1. Ezra Furman – Perpetual Motion People

efurmanpmp

Like early Bowie, Furman seems to relish changes in identity, except rather than do it from album to album Perpetual Motion People is a record that does it from song to song, and sometimes, within a single song. “Haunted Head” deals with one’s own self inflicted torment. “Can I Sleep In Your Brain” seeks respite from torment with a wish to become co-dependent. In turn, “Lousy Connection” hides themes of emotional distance behind old sounds of Doo-Wop and killer saxophone leads. To a certain extent, Furman makes being screwed up sound fun in his unique version of a poetic stream of consciousness.

  1. City & Colour – If I Should Go Before You

city&colourif i should

Dallas Green may have started City and Colour as a means to introduce his ‘rootsy’ brand of song craft, but those days are now more of an ‘origin story’ than the reality of where he is. Much like Wilco, who turned from alt-country to sonic experimenters, Green took his acoustic-based leanings and is now creating expansive tunes that, at times, owe more to blues, soul and even psychedelia than the modern ‘folk rock’ he was labeled with on earlier City and Colour records.

  1. Leon Bridges – Coming Home

leon bridges

His peer group may include contemporaries like Nick Waterhouse and Raphael Saadiq, but Bridges’ ups the game of capturing old-school R&B by pulling in music that could’ve been created by the Blues Brothers Band. He’s got the brass sounding like the legendary Memphis Horns, a deep groove reminiscent of Duck Dunn and the minimalist guitar leads that you might swear were coming off Steve Cropper. Then you mix in a style that slides in a suave 60’s Bacharach martini dance party and you get a glimpse of the power possessed in Coming Home.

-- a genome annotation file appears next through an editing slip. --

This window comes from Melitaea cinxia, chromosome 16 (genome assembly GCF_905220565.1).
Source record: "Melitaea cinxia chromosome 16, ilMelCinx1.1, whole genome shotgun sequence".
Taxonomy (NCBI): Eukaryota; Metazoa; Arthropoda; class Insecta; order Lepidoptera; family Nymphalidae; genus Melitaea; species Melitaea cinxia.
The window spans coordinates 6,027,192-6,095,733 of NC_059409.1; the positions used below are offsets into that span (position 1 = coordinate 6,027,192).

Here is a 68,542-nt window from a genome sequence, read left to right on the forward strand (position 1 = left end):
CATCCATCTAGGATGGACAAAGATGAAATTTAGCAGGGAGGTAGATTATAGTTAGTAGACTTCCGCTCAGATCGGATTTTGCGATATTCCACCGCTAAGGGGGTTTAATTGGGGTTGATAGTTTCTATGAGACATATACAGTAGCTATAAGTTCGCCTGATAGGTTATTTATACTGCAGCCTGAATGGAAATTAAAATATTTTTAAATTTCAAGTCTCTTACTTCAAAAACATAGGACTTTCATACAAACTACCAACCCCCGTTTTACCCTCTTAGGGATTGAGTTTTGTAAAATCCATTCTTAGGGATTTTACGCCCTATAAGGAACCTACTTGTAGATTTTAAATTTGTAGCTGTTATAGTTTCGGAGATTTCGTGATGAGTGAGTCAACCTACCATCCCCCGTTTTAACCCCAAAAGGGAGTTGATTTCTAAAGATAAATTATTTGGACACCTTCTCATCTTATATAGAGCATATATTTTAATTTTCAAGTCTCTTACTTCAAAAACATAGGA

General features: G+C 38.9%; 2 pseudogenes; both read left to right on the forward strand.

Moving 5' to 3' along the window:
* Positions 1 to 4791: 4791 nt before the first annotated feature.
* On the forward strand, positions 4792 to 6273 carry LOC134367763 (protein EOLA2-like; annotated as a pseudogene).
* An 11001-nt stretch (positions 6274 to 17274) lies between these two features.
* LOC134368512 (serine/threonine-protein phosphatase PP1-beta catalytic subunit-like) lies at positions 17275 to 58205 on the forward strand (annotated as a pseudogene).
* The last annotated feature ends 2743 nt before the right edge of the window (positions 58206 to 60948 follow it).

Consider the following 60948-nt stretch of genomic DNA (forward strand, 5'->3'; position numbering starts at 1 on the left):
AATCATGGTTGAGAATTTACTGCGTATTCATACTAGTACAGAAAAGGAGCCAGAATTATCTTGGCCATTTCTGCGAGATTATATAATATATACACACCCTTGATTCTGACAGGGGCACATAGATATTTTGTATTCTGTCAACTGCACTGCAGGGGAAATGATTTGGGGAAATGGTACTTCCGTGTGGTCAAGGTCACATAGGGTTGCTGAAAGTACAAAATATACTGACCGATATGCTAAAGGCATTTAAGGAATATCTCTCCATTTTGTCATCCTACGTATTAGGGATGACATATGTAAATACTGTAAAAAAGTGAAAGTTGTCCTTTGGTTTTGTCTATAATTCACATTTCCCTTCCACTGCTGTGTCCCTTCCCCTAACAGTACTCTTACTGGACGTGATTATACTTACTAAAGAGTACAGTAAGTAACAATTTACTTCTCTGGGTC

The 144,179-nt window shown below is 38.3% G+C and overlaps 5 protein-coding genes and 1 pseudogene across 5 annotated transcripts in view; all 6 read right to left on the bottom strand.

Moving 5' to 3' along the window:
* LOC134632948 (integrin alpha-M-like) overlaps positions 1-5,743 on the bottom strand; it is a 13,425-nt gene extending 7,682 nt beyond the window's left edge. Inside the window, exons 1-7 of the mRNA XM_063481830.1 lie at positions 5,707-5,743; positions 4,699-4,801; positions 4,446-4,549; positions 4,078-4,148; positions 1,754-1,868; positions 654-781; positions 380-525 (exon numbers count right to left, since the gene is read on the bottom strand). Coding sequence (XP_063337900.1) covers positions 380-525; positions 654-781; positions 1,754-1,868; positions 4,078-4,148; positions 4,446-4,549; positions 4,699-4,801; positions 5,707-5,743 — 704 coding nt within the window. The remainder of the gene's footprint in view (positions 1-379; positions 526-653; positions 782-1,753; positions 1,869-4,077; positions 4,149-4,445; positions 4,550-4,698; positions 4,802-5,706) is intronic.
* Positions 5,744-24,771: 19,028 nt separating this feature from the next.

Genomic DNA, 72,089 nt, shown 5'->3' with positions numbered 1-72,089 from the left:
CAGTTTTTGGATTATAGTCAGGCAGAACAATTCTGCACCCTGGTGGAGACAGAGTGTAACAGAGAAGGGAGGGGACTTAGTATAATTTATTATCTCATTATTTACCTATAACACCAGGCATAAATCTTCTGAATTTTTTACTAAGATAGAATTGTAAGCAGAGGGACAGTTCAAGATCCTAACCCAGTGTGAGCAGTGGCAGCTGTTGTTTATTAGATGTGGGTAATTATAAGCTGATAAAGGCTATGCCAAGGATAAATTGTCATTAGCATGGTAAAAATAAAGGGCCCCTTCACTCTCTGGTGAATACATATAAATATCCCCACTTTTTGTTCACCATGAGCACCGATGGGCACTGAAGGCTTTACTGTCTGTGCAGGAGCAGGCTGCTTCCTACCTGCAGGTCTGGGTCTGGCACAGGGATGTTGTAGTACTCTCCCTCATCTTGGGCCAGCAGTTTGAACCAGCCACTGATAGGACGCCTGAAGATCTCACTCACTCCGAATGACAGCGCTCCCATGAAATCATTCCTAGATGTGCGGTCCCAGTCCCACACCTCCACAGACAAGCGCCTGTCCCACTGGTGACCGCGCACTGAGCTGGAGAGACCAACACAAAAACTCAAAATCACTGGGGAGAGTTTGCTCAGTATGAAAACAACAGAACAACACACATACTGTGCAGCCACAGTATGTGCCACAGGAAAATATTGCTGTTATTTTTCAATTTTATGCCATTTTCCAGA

1. Nathaniel Rateliff & The Nightsweats – eponymous

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It takes a special kind of musician to evoke a slew of soul greats and retain an energy and sound that is still their own. Springsteen did this by mixing Dylan, a preacher style intensity towards rock ‘n’ roll, a few soul influences, and concocted a sound all his own. Nathaniel Rateliff has taken the ’69 comeback version of Elvis, added southern rock themes and walked into a STAX studio to create a record that is instantly relatable. Of course, you would never have caught “the King” singing “son of a bitch / give me a drink” as Rateliff does on “S.O.B”. It just wouldn’t have been very, um… regal.

  1. Alabama Shakes – Sound & Color

sound&color

If Alabama Shakes debut Boys & Girls was a first shot across the bow against musical mediocrity, then Sound & Color is a full on declaration of war. Not content to merely ride the wave of being the best rock ‘n’ soul or Southern rock band to currently grace the planet, they expand and grow. It’s the kind of growth and experimentation one got from Radiohead when they leapt from The Bends to OK Computer; or in other words – WOW!

  1. Courtney Barnett – Sometimes I Sit and Think, and Sometimes I Just Sit

cb1